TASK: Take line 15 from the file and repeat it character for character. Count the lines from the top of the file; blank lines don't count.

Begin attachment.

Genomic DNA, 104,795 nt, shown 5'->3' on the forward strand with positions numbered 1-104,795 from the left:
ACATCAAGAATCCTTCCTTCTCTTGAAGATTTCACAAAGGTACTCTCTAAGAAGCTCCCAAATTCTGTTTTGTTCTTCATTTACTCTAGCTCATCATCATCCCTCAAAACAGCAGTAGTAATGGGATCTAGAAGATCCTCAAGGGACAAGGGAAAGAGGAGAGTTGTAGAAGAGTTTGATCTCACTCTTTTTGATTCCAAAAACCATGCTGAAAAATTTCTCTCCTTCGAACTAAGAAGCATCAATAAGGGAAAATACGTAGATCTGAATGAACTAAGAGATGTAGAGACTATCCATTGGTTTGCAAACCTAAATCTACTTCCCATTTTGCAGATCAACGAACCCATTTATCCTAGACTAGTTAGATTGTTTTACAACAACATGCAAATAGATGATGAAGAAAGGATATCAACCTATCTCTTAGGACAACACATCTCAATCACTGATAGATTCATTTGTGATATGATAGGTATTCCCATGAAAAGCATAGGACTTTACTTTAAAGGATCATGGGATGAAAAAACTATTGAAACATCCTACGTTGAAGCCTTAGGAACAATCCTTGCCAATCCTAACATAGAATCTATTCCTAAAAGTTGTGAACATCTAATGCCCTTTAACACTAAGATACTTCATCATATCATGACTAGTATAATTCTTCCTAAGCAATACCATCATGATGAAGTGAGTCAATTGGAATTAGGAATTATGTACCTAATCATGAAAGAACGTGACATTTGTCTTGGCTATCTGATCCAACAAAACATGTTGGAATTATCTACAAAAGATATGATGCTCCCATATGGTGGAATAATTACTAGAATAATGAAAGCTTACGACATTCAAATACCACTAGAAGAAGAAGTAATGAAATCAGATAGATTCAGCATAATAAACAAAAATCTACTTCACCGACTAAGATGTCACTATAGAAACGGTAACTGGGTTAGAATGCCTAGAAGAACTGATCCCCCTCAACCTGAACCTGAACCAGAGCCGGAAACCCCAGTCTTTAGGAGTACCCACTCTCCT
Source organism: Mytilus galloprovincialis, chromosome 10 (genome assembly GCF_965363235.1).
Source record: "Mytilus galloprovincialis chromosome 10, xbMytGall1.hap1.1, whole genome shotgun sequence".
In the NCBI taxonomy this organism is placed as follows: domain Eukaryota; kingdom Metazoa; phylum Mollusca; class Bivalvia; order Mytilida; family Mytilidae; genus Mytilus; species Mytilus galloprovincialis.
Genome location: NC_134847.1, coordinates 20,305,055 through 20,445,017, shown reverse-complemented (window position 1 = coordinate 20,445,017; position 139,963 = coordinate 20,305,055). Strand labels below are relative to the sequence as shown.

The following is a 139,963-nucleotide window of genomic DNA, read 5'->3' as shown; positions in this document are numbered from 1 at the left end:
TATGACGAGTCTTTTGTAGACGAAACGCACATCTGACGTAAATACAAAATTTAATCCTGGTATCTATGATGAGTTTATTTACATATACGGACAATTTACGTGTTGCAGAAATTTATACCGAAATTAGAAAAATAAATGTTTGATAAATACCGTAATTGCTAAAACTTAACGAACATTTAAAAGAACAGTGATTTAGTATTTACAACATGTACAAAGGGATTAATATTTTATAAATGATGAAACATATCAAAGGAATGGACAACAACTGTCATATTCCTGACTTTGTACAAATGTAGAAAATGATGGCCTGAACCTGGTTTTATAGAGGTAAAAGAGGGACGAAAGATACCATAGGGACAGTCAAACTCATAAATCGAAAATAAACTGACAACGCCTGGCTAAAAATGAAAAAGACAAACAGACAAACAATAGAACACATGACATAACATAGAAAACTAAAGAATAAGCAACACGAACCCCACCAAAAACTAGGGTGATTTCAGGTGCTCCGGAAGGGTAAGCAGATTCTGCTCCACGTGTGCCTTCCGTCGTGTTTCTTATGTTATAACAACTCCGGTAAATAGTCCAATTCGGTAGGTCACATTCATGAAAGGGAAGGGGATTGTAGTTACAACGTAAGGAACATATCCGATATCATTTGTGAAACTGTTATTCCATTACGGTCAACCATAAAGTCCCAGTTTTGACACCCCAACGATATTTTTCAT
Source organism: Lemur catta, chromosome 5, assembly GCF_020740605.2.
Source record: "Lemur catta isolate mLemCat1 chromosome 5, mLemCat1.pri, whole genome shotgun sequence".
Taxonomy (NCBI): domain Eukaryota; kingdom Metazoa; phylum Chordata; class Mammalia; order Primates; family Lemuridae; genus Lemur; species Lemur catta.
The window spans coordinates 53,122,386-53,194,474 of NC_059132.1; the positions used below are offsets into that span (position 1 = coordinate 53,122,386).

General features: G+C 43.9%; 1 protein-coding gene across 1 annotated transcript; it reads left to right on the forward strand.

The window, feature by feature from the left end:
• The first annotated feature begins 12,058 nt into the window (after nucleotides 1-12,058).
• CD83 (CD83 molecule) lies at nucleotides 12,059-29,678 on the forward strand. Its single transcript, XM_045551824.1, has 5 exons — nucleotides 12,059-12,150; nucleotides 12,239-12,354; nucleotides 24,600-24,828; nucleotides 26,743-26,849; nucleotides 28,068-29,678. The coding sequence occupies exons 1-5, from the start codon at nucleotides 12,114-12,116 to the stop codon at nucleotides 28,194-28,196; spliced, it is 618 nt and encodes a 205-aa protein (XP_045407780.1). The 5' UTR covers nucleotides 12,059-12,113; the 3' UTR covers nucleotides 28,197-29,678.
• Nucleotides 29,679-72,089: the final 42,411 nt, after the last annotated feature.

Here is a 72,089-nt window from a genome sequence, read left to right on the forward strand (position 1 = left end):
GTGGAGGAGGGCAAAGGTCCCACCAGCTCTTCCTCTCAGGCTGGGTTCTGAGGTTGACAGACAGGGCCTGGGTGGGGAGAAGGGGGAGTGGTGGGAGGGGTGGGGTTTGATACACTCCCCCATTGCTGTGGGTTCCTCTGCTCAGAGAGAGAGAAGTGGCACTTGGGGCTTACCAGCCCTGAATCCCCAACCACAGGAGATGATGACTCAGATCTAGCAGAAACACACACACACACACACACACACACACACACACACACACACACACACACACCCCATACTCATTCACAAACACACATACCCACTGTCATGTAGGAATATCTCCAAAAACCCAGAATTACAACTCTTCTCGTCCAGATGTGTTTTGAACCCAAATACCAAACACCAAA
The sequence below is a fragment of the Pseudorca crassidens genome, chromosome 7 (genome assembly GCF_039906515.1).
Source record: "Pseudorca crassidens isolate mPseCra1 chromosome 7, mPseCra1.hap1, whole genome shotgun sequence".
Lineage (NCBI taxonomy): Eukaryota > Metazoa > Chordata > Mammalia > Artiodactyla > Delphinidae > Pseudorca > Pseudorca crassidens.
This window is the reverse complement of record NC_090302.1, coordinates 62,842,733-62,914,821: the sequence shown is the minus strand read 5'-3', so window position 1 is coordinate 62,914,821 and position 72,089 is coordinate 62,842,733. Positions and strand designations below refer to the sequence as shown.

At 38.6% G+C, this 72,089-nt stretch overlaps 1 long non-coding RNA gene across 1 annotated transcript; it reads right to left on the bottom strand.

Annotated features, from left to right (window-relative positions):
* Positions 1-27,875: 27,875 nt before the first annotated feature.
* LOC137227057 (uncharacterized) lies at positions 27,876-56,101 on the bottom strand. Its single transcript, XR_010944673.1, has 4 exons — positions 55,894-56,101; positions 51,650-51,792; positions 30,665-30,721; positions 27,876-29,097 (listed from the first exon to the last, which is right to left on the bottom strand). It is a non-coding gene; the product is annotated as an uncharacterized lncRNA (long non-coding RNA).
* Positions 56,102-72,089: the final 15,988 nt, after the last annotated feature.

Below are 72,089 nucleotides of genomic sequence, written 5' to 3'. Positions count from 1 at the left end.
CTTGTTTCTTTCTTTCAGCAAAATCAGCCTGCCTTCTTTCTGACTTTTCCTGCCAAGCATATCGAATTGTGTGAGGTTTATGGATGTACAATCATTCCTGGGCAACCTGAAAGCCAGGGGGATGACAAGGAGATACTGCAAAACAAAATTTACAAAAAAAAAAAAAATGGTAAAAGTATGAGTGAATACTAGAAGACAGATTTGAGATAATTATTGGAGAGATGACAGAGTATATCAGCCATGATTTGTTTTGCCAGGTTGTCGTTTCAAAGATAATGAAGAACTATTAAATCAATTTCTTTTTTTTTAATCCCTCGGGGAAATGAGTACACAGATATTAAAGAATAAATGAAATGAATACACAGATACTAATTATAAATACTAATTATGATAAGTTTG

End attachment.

• The first annotated feature begins 12,058 nt into the window (after nucleotides 1-12,058).